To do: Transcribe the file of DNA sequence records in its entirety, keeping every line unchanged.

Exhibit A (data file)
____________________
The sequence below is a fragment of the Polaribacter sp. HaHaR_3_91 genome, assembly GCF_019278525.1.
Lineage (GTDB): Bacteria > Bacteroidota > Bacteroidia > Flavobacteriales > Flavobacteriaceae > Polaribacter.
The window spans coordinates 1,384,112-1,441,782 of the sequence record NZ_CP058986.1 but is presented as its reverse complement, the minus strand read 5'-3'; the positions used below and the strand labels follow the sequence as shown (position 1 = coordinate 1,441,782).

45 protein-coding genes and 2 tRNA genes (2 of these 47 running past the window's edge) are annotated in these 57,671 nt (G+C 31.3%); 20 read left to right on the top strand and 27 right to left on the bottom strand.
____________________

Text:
The sequence below is a fragment of the Polaribacter sp. HaHaR_3_91 genome, assembly GCF_019278525.1.
Lineage (GTDB): Bacteria > Bacteroidota > Bacteroidia > Flavobacteriales > Flavobacteriaceae > Polaribacter.
The window spans coordinates 1,384,112-1,441,782 of the sequence record NZ_CP058986.1 but is presented as its reverse complement, the minus strand read 5'-3'; the positions used below and the strand labels follow the sequence as shown (position 1 = coordinate 1,441,782).

45 protein-coding genes and 2 tRNA genes (2 of these 47 running past the window's edge) are annotated in these 57,671 nt (G+C 31.3%); 20 read left to right on the top strand and 27 right to left on the bottom strand.